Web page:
White House Chief of Staff Rahm Emanuel earned a trip to the pillory this week after a Wall Street Journal story reported that he had used forbidden language last summer in a strategy session with liberal groups and White House aides. Emanuel, who knows his way around obscene, venomous, and cruel language called one idea presented at the session "Fucking retarded."
After the press and bloggers picked up the story, Sarah Palin used her Facebook page to call for Emanuel's sacking and equated the utterance with the "N-word." (Palin is mother to a child with Down syndrome.) Special Olympics Chief Executive Tim Shriver chastised Emanuel the day the Journal article ran, Jan. 26, and after a face-to-face meeting with advocates for people with intellectual disabilities—including Shriver—Emanuel kowtowed and his apologies were accepted.
According to a press release put out over Shriver's name, Emanuel has promised that "the administration would continue to look for ways to partner with us, including examining pending legislation in Congress to remove the R word from federal law." The release also reiterates the activists' ambitions to eradicate the words retard and retarded from everyday speech because they dehumanize the nation's "seven million people with intellectual disabilities."
The quest to protect the vulnerable from ridicule may be noble, but if a Slate piece from 2001 by John Cook is any guide, it's an impossible quest—and the activists know it. In thrusting public scorn on Emanuel, the activists—no matter how high-minded they might be—are guilty of craven opportunism. Emanuel may have a big mouth, but he is no bigot, no torturer of the defenseless, and the language police that swarmed and handcuffed him, Palin included, should have their badges revoked.
Before you organize a torchlight parade to my office demanding that Slate fire me for defending Emanuel, give Cook's article a quick read. As he points out, the R word was "still a clinic term used, somewhat begrudgingly, by psychologists to describe people who score lower than 70 on IQ tests." Cook reports that while practically everyone in the field wanted to banish the word, it wasn't the first time the field had encountered this problem. Cook writes that moron, imbecile, and idiot were clinically approved words until 1959, when the approved nomenclature became mild, moderate, and severeretardation. The Oxford English Dictionary, by the way,traces the nonpejorative, medical use of retarded to 1885.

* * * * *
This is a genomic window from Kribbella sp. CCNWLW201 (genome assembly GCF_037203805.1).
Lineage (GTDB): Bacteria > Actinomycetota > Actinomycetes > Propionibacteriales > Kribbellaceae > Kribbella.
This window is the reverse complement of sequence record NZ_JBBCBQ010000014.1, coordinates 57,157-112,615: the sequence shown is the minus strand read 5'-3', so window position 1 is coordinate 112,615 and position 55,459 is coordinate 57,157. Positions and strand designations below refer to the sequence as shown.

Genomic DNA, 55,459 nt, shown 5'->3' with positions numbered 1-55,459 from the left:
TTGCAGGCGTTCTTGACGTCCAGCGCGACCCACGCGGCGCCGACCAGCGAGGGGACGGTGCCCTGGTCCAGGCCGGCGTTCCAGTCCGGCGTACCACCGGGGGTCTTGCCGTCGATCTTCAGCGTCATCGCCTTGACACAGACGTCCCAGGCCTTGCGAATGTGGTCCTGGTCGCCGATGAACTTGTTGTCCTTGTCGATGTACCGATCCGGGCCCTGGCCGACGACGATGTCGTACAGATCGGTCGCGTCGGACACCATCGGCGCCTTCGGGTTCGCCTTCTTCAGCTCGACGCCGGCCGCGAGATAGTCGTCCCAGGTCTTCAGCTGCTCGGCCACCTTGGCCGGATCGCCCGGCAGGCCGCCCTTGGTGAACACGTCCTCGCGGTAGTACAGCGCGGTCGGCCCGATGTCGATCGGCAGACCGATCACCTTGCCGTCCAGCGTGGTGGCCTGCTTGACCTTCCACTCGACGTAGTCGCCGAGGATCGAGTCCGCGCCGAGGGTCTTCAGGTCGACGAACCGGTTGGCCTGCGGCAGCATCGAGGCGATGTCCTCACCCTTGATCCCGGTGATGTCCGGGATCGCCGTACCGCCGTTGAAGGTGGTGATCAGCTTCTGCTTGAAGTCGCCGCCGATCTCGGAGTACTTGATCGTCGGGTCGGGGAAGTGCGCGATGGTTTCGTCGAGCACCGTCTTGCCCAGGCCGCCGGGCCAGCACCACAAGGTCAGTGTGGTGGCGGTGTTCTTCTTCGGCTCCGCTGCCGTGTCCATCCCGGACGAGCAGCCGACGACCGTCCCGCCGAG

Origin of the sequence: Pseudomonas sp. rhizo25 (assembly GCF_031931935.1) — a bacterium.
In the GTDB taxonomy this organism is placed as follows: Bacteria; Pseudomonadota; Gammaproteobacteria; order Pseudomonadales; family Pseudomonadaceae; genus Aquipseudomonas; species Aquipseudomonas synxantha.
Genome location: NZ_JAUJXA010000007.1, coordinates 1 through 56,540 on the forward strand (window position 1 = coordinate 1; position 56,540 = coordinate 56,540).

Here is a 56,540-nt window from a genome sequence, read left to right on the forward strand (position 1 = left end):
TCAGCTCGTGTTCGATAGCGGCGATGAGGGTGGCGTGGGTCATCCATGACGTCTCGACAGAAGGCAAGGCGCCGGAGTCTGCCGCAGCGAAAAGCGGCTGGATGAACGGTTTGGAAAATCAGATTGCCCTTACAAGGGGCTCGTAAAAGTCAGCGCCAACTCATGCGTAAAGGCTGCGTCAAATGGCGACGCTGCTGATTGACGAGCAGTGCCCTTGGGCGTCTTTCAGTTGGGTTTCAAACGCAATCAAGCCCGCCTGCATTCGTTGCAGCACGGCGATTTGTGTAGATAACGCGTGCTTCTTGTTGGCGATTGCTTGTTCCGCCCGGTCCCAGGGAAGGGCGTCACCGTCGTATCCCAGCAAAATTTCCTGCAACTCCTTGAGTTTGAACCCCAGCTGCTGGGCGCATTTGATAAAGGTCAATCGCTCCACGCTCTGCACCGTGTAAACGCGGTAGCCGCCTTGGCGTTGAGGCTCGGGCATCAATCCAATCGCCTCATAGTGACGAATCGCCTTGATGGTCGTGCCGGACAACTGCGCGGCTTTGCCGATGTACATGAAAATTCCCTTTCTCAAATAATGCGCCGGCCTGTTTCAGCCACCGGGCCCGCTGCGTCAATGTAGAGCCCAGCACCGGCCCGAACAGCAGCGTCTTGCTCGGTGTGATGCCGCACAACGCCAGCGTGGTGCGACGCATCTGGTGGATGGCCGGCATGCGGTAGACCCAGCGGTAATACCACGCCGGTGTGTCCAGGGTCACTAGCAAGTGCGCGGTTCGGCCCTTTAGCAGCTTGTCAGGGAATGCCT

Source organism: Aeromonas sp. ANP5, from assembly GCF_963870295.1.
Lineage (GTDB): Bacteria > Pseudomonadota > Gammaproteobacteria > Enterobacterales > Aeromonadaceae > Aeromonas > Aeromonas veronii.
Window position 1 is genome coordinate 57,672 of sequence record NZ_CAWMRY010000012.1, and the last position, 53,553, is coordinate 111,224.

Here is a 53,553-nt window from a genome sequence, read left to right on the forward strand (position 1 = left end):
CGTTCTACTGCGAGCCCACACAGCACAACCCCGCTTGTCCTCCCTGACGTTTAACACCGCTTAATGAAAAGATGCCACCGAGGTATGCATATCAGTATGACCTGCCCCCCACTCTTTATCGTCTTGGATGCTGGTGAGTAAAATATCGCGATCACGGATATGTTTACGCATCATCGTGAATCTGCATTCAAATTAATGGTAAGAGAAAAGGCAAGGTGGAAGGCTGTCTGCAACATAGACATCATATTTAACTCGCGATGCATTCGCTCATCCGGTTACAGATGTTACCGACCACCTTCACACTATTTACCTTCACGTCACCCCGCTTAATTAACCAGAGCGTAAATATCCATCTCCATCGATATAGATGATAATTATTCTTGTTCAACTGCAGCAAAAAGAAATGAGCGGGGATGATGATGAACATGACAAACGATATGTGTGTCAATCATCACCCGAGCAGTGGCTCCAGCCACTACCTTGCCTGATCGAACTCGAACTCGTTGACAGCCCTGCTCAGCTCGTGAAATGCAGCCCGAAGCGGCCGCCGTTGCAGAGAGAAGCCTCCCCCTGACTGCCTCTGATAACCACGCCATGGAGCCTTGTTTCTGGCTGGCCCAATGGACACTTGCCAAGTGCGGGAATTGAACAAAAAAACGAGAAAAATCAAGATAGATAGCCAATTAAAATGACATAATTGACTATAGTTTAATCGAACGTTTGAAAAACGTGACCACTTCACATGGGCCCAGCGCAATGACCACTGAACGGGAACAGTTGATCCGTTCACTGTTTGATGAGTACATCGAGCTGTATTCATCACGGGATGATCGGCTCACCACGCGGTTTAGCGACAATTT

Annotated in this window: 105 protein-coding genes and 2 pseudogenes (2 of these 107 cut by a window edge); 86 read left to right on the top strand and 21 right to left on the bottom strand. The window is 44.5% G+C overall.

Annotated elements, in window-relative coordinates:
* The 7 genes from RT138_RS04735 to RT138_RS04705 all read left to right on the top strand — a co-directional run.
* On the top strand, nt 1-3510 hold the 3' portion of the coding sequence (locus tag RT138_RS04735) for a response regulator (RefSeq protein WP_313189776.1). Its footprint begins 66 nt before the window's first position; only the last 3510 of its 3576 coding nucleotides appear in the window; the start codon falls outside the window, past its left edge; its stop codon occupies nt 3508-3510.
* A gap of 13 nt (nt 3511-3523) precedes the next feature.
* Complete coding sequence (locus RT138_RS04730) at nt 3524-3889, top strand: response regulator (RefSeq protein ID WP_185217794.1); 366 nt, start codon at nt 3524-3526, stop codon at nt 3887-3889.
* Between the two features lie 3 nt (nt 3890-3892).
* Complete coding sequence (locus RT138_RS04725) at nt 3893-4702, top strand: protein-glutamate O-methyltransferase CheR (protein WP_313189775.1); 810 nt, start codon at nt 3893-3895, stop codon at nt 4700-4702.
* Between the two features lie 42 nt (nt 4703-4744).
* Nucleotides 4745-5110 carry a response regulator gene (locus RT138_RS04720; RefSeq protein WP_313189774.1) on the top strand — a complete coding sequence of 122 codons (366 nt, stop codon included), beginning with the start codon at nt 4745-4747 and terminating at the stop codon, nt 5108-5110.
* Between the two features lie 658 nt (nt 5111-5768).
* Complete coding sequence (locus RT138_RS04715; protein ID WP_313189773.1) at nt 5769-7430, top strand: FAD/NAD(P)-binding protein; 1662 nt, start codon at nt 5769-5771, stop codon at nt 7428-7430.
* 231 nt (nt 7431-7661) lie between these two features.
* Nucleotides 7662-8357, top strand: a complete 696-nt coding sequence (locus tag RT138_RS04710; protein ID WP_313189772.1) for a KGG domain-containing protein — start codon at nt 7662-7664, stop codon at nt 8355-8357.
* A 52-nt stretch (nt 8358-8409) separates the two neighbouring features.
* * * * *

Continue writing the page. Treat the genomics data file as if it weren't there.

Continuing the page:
Writing from experience, Cook notes that whatever "new term comes into favor today will seem insensitive, or worse, tomorrow." He recalls that as a fifth grader, his classmates would insult one another for being LD, which was shorthand for the respectful label "learning disabled." The phrase currently favored by Shriver and his fellow activists is "people with intellectual disabilities," which any sassy third grader knows can be shortened to PIDs and flung in disparagement. Every "solution" to the retarded problem only re-creates the problem.
Shriver the word cop is every bit the oppressor that he imagines Emanuel to be. His organization sponsors a Web application that counts the number of times the R word appears on a Web site. Slate's count, according to the Shriver dragnet, was 11. That's wrong. The word has appeared on the site least 144 times, including mentions in "The Fray," our readers' forum. A quick review of some of the articles shows that Slate almost always uses the word in a respectful fashion or inside quotation marks. Slate doesn't have an R-word problem. Shriver and his overcalibrated app do.
No decent person—not even Rahm Emanuel—wants to deny the marginalized their dignity. All right-thinking parents discourage their children from grossly misusing the word. But declaring every conversational use of retarded and beating up on public figures who use it colloquially won't bring new dignity to the people upon whose behalf Shriver advocates. Instead of normalizing attitudes and perceptions, Shriver's scolding tactics shove everybody outside his circle into a crouch, begging for his forgiveness.
That—and I mean no offense to the infirm—is lame.